Tibet's long road to peace with China has an end if suspicions are put aside
Tenzin Norgay says by doing so, a reconciliation process started 100 year ago could be completed
Modern China has a wide range of problems. Hardly anyone doubts that Tibet is a historical and political problem for China. In the passionate debate about the status of Tibet, few realise that Tibet's modern peacemaking project with China began a century ago: the Dalai Lama's "middle way" policy has its genesis in an obscure conference 100 years ago yesterday.
On April 27, 1914, British India, China and Tibet signed a tripartite accord at Simla. And thus was born the concept of inner and outer Tibet and the infamous McMahon line that divides India and China. Today, India, China and the Tibetans live in the peculiar legacy of that failed secret conference - a byproduct of the Great Game. The fact is that the origin for Tibet's division in the Tibet autonomous region and four neighbouring Chinese provinces, and the 90,000 square kilometres eastern-sector territorial dispute between India and China can be traced to this convention.
All the 1914 stakeholders later adapted that conference according to nationalist narratives; Tibetans claim it as a proof of independence, China considers it one of the unequal treaties forced upon it during the "century of humiliation", and India argues legalistically that Arunachal Pradesh is its territory as the successor state of British India.
But all parties have failed to see what it was all about to begin with. It was simply a peacemaking deal to keep armed hostilities in abeyance during the political flux of early 20th century.
Before imperial Britain arrived on the Asian scene, Tibet and China coexisted geographically and have developed a complex relationship over the centuries. Unable to fully grasp the peculiarities of this relation, Britain conveniently termed it suzerainty.
Sovereignty is a fluid concept that is best understood today in terms of territoriality. Despite all its failings, the Westphalian nation-state system is here to stay. There are no alternatives, and it has been relatively successful in maintaining international peace and prosperity, including China's own rise.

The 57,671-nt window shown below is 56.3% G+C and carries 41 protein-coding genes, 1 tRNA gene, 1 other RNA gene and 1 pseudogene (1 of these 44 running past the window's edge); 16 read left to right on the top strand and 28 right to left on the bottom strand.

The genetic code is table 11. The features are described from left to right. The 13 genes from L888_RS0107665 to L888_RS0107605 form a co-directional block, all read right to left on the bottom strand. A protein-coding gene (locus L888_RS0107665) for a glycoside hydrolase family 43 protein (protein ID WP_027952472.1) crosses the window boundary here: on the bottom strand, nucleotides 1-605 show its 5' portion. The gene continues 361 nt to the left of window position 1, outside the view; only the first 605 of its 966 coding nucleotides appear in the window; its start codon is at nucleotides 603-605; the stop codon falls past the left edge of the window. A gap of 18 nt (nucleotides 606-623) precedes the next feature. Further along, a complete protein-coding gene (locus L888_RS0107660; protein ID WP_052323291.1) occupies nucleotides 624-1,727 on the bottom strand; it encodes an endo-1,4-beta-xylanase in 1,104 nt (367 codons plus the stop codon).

In these early decades of the 21st century, nobody doubts the sovereignty of China over Tibet. China has risen. But its Leviathan-like domestic governance has created major grievances among its minorities. Ironically, China acts like an insecure power despite all the muscles in its power metrics. It is about time China takes more global responsibility to further prosper the Westphalian system and stop acting like an insecure Leviathan.
And here is the beauty of Tibetan diplomacy and its middle way policy for maintaining peace, firmly grounded in more than 2,000 years of Buddhist philosophical underpinnings. The 13th Dalai Lama acquiesced that "Tibet forms part of Chinese territory" in the Simla accord, with the top priority to end armed hostilities with the politico-military Chinese adventurers and preserve its 150-year-old internal autonomy.
Tibetans outside the current autonomous region have long been fiercely independent-minded people. Where both Tibetan and Chinese bureaucrats failed miserably, Tibetan lamas have been able to retain their loyalty. Despite the fact that it has now been 55 years since the 14th Dalai Lama fled Tibet after the failed 1951 17-point agreement, eastern Tibet is still passionately loyal to him.
This is evident in the fact that out of some 130 self-immolations in Tibet since March 2009, 94 per cent of them occurred outside of the officially designated Tibet Autonomous Region, with the overwhelming demand for the return of their beloved leader.
It is clear that the Dalai Lama still rules the hearts and minds of the Tibetan people despite Beijing's billions of dollars in investment and the heavily subsidised economy in Tibet.
In a globalised world, a look beyond worldly Confucianism is all it may take to manage this century-old modern conflict. Beijing should revisit its history to learn that the 1914 Simla accord was concluded at a time when China steadily lost its traditional dependencies in international politics. It will find that the Simla accord marks the modern genesis of Tibet's middle way policy.
This modern peacemaking project begun a hundred years ago by the 13th Dalai Lama is still in progress. Despite the moral right to secede due to the grievances and destruction caused by Mao Zedong's ultra-leftist policies, all that the 14th Dalai Lama is asking for is application of a uniform policy across inhabitants on the Tibetan plateau, now divided into one autonomous region and four provinces - with reference to the 1914 Simla accord - without dissolving the current domestic boundaries.
And this is achievable if Beijing sheds its proverbial suspicion and completes the reconciliation process begun a hundred years ago.
Tenzin Norgay is a senior policy analyst at the Tibet Policy Institute. He specialises in majority-minority relations in China and Sino-Tibet negotiations